In 1994, I picked up a copy of LucasArts’ Rebel Assault for my shiny new PowerPC-based Macintosh. Unfortunately, the game was written and optimized for the old 68000-based systems, and actually ran sluggishly under emulation on my newer machine.

Having had experience with hacking computer games back in my formative years, I decided to take matters into my own hands, and released a speed-up patch on the internet that made the game much nicer to play.

A little while later I received an email from Eric Johnston at LucasArts, who I later learned was responsible for all the previous Mac versions of their games. He very cordially congratulated me on the patch and asked if I might be interested in doing Mac ports.

Soon I found myself interviewing for my dream job, which I started in January 1995. I later learned that LucasArts had carefully weighed whether to sue me or hire me, so I guess I’m glad they chose the latter.

I spent the first year or so madly porting as many titles from DOS (later Windows) to the Mac. All in all I released 9 Mac games in one year, which was work that I was hugely proud of.

Feeling that my talents were being wasted on ports, the LucasArts brass decided that I should work on the games directly, so I switched over to work on Outlaws for the next couple of years, then served as lead programmer on the Jedi Knight expansion pack Mysteries of the Sith.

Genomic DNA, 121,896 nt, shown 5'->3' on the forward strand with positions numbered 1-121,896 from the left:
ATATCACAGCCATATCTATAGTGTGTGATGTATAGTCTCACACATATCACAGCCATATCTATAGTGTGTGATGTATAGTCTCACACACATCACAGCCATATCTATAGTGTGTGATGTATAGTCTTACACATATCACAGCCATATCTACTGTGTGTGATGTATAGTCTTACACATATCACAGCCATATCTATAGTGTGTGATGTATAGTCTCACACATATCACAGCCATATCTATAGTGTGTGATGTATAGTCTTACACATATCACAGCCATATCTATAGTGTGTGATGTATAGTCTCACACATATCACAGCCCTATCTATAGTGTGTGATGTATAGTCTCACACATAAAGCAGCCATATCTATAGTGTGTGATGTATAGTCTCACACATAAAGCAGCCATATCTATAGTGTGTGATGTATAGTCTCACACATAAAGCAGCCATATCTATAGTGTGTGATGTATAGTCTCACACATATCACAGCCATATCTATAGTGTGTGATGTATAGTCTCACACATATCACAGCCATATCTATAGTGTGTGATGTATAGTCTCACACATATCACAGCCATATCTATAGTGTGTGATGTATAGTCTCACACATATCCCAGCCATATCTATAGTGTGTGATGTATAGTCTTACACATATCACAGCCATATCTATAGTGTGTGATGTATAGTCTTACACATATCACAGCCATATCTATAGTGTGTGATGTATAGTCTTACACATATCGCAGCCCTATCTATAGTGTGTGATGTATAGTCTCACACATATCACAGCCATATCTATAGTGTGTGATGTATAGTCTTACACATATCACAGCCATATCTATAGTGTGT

My tenure at LucasArts ended after I discovered emulation and realized that my only way forward in gaming was to work on or lead massive projects, which just didn’t interest me at all. I left in July 1998 and went to work for Connectix.

MacOS Ports

My first job at LucasArts was to port their upcoming game Dark Forces to the Macintosh. The biggest challenge was that Mac users expected us to double the screen resolution while at the same time reducing the memory footprint of the game to nearly half of DOS version’s 8MB.

As part of this porting effort, I got the chance to travel to Austin, TX for an Apple-sponsored PowerPC Games Kitchen, where I collaborated with Eric Traut from Apple on a highly-optimized pixel doubler. Through an interesting quirk of fate, my next job was working for Eric at Connectix.

While working on Dark Forces, I also began porting Full Throttle, which used the famous SCUMM adventure game engine. Since the same engine powered all the LucasArts adventure games, I also decided on my own to create Mac ports of Day of the Tentacle and Sam & Max Hit the Road.

Luckily, marketing agreed to release these unplanned games, which became my all-time favorites, and we gained a few fans along the way.

The next games I ported were Rebel Assault II and The Dig, both of which used game engines that I had already done most of the work for, so it was just a matter of incorporating new features and improvements to get them out the door.

By this time, I had begun to educate the other developers on how to write portable code, so my porting efforts got easier and easier. The Mac ports of Afterlife and Mortimer and the Riddles of the Medallion went quickly enough that I was semi-adopted by the Afterlife team to help do some last-minute optimizations.

My final porting effort was the casual game Indiana Jones and His Desktop Adventures. Unlike the other games, this one had been designed for Windows from the start, using MFC, and posed a number of challenges in bringing it over to the Mac. But I loved the concept so I persevered. Too bad I never got the chance to port the sequel, Yoda Stories.


Of all the games I worked on at LucasArts, Outlaws is probably the one I’m most proud of.